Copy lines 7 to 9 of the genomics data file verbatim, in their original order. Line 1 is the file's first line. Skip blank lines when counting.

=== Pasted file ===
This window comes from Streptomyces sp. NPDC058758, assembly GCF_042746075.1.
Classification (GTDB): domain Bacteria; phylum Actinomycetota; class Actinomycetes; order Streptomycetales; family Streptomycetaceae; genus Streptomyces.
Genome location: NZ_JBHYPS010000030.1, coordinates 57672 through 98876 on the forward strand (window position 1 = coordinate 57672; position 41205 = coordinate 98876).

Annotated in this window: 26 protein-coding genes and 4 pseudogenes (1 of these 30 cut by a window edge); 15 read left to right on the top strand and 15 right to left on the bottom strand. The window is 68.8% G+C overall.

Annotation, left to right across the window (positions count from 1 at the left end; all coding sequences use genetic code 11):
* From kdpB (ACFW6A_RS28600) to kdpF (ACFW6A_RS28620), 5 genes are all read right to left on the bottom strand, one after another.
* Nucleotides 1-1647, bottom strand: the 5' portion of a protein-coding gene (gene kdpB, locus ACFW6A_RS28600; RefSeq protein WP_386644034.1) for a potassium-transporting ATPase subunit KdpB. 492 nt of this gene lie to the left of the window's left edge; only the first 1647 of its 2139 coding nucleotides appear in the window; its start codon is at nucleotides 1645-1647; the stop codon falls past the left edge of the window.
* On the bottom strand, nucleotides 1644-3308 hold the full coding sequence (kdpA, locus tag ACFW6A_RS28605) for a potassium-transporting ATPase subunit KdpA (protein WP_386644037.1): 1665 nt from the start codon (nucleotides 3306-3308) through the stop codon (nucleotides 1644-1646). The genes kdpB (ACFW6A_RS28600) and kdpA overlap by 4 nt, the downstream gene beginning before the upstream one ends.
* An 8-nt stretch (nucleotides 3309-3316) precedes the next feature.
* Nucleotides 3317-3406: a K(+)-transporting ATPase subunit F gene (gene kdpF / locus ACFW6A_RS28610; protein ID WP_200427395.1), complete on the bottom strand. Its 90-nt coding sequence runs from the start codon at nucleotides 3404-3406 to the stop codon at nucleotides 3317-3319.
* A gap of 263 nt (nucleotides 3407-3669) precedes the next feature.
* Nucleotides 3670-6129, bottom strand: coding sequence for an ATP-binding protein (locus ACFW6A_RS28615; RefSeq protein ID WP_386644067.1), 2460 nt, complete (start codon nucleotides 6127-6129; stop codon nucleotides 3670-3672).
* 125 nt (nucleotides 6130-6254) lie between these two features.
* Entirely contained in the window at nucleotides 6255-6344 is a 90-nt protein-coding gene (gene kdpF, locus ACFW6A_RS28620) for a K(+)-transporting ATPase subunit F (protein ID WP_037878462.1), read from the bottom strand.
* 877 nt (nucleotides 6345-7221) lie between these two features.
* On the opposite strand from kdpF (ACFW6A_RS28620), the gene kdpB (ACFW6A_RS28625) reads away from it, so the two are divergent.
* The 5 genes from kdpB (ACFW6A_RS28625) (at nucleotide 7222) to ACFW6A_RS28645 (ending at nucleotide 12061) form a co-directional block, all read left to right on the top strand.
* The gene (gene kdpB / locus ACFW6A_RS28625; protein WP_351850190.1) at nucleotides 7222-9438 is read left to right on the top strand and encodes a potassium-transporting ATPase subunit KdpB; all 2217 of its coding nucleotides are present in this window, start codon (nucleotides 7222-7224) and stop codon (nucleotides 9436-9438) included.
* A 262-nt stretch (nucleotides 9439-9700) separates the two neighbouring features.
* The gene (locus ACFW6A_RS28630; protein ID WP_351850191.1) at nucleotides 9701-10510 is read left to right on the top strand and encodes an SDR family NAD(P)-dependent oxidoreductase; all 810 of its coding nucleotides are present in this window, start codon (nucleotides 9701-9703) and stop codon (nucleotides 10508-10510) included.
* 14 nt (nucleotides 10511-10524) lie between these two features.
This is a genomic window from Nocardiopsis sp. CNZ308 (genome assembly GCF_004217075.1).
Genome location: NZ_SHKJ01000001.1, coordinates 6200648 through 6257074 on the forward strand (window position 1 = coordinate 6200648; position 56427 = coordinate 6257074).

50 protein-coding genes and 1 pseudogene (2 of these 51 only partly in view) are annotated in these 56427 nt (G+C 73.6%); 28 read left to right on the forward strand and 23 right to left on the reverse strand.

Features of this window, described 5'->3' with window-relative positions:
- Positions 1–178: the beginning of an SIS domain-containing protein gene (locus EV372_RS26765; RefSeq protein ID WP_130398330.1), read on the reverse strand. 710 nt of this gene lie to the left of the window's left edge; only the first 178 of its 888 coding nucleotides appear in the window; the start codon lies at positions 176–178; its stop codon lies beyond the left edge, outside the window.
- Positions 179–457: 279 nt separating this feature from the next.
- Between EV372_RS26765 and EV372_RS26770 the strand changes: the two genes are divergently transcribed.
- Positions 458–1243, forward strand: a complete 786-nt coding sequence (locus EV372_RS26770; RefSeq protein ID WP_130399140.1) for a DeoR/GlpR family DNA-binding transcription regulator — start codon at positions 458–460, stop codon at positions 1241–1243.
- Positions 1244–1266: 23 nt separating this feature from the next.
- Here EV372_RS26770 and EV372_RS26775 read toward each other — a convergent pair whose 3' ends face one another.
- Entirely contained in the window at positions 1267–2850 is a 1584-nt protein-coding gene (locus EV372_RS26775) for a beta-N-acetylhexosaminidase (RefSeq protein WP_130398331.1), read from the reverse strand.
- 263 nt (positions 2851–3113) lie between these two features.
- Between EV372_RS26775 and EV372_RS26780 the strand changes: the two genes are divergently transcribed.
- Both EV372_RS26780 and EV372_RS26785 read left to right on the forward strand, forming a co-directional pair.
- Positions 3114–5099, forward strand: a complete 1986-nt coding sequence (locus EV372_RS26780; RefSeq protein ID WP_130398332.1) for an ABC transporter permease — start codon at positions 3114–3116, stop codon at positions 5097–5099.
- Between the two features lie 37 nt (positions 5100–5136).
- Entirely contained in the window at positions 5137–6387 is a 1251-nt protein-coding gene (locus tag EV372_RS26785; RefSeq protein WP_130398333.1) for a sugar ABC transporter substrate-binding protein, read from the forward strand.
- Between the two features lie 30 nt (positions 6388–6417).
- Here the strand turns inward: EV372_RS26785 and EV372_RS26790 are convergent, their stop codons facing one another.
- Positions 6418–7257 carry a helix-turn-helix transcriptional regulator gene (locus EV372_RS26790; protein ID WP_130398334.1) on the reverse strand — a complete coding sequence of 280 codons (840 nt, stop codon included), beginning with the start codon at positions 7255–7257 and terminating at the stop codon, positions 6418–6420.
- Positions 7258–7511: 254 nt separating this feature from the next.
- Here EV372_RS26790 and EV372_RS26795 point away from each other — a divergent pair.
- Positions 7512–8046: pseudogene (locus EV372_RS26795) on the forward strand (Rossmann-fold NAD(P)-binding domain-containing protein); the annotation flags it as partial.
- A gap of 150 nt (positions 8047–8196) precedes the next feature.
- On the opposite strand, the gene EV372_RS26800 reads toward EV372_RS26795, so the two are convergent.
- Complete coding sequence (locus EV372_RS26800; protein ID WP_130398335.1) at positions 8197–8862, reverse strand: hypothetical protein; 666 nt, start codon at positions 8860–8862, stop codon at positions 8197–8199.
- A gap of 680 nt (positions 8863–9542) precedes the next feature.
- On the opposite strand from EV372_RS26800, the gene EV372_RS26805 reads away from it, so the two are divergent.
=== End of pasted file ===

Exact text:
* Nucleotides 1-1647, bottom strand: the 5' portion of a protein-coding gene (gene kdpB, locus ACFW6A_RS28600; RefSeq protein WP_386644034.1) for a potassium-transporting ATPase subunit KdpB. 492 nt of this gene lie to the left of the window's left edge; only the first 1647 of its 2139 coding nucleotides appear in the window; its start codon is at nucleotides 1645-1647; the stop codon falls past the left edge of the window.
* On the bottom strand, nucleotides 1644-3308 hold the full coding sequence (kdpA, locus tag ACFW6A_RS28605) for a potassium-transporting ATPase subunit KdpA (protein WP_386644037.1): 1665 nt from the start codon (nucleotides 3306-3308) through the stop codon (nucleotides 1644-1646). The genes kdpB (ACFW6A_RS28600) and kdpA overlap by 4 nt, the downstream gene beginning before the upstream one ends.
* An 8-nt stretch (nucleotides 3309-3316) precedes the next feature.